UK will stop publishing COVID modelling data in 2023

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Starting next year, UK will stop publishing COVID modelling data as the UK Health Security Agency (UKHSA) says is “no longer necessary”.

Since the spread of COVID-19, the novel coronavirus that emerged in late 2019 and has since become a global pandemic, public health authorities have modeled data in order to understand the dynamics of the outbreak and make informed decisions about how to respond. A key parameter is the reproduction number, also known as the R number, a measure of how many people an infected person is expected to infect, on average, in a population where everyone is susceptible to the disease. The R range and growth rate for England was first published in May 2020, weekly during the height of the pandemic, and fortnightly since April 2022. The next publication on January 6 “will be the last”.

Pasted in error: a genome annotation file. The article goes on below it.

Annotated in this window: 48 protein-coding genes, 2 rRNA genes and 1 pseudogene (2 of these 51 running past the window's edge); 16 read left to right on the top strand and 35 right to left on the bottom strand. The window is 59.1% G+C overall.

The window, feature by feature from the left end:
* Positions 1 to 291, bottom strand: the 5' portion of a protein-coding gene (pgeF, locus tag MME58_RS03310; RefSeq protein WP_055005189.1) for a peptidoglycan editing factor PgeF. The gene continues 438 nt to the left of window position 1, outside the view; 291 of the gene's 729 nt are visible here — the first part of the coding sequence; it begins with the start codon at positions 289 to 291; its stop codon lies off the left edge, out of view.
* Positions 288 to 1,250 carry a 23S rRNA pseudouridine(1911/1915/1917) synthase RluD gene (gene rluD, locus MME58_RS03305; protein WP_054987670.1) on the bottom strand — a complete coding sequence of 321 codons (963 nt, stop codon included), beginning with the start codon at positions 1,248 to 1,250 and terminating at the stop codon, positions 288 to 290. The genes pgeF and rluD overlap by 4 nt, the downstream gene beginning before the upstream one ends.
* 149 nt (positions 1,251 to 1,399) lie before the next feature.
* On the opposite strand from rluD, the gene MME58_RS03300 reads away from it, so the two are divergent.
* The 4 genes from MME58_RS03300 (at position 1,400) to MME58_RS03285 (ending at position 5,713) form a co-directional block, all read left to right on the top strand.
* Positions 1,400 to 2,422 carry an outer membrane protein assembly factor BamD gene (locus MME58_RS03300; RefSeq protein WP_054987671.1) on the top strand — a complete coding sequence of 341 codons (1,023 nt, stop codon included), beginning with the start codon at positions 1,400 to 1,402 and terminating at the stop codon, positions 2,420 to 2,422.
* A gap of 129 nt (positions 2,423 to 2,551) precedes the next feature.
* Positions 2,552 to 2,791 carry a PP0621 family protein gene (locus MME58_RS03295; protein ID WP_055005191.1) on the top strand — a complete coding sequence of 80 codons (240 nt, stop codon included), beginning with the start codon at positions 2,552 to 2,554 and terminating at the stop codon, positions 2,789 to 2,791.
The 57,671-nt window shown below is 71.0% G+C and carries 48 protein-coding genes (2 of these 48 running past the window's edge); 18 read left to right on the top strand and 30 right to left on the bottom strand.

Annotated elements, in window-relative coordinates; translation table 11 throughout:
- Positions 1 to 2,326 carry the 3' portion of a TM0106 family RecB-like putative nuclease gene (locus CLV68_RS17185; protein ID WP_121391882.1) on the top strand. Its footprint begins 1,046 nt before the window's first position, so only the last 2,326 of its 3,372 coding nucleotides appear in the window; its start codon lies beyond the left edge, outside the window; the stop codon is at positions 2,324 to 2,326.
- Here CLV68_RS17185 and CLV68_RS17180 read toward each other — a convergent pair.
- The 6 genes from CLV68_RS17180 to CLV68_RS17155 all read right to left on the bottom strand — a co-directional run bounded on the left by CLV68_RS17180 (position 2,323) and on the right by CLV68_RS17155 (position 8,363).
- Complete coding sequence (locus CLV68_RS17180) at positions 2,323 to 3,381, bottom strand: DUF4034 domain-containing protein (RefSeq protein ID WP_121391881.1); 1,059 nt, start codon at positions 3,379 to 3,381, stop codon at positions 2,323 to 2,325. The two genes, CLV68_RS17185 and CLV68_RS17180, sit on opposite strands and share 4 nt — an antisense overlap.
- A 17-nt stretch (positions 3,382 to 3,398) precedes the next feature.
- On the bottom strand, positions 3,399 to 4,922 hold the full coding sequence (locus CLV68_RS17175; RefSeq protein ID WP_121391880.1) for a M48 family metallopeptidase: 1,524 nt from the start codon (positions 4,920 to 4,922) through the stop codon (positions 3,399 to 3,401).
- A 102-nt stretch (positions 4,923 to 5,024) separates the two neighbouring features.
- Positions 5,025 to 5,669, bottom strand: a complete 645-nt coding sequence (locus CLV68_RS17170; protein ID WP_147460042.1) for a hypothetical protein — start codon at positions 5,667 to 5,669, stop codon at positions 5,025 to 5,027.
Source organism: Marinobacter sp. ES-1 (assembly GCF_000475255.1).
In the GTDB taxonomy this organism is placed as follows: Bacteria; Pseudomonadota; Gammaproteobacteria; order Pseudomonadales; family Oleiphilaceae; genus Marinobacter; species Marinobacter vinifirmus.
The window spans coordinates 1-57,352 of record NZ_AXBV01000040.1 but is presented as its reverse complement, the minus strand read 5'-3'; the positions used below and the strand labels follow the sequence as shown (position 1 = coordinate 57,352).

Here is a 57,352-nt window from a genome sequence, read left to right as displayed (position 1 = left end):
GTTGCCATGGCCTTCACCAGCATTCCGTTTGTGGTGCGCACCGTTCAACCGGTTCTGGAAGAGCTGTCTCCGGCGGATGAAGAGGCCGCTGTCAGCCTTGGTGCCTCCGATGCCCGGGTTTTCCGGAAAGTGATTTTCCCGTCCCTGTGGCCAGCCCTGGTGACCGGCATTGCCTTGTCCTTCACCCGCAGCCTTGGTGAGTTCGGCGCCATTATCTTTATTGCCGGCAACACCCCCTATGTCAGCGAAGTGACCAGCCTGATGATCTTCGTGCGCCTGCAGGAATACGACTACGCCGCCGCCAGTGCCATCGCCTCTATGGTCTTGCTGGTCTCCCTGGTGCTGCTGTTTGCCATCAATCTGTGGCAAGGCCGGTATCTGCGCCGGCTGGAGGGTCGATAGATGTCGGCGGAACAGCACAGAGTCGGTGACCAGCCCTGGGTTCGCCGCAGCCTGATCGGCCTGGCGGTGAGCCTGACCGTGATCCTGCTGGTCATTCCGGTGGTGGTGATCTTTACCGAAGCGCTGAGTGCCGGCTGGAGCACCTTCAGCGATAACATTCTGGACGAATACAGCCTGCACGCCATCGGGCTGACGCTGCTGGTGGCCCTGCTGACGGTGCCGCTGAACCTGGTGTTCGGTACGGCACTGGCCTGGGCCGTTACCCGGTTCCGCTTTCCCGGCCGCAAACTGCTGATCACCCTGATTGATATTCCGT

“During the pandemic, the R value and growth rate served as a useful and simple indicator to inform public health action and government decisions. Now that vaccines and therapeutics have allowed us to move to a phase where we are living with COVID-19, with surveillance scaled down but still closely monitored through a number of different indicators, the publication of this specific data is no longer necessary,” UK Health Security Agency Chief Data Scientist Nick Watkins said in a statement.

“We continue to monitor COVID-19 activity in a similar way to how we monitor a number of other common illnesses and diseases. All data publications are kept under constant review and this modelling data can be reintroduced promptly if needed, for example, if a new variant of concern was to be identified,” he added.

Meanwhile, COVID-19 incidence data will still be available from the Office for National Statistics infection survey.

Source: bbc.com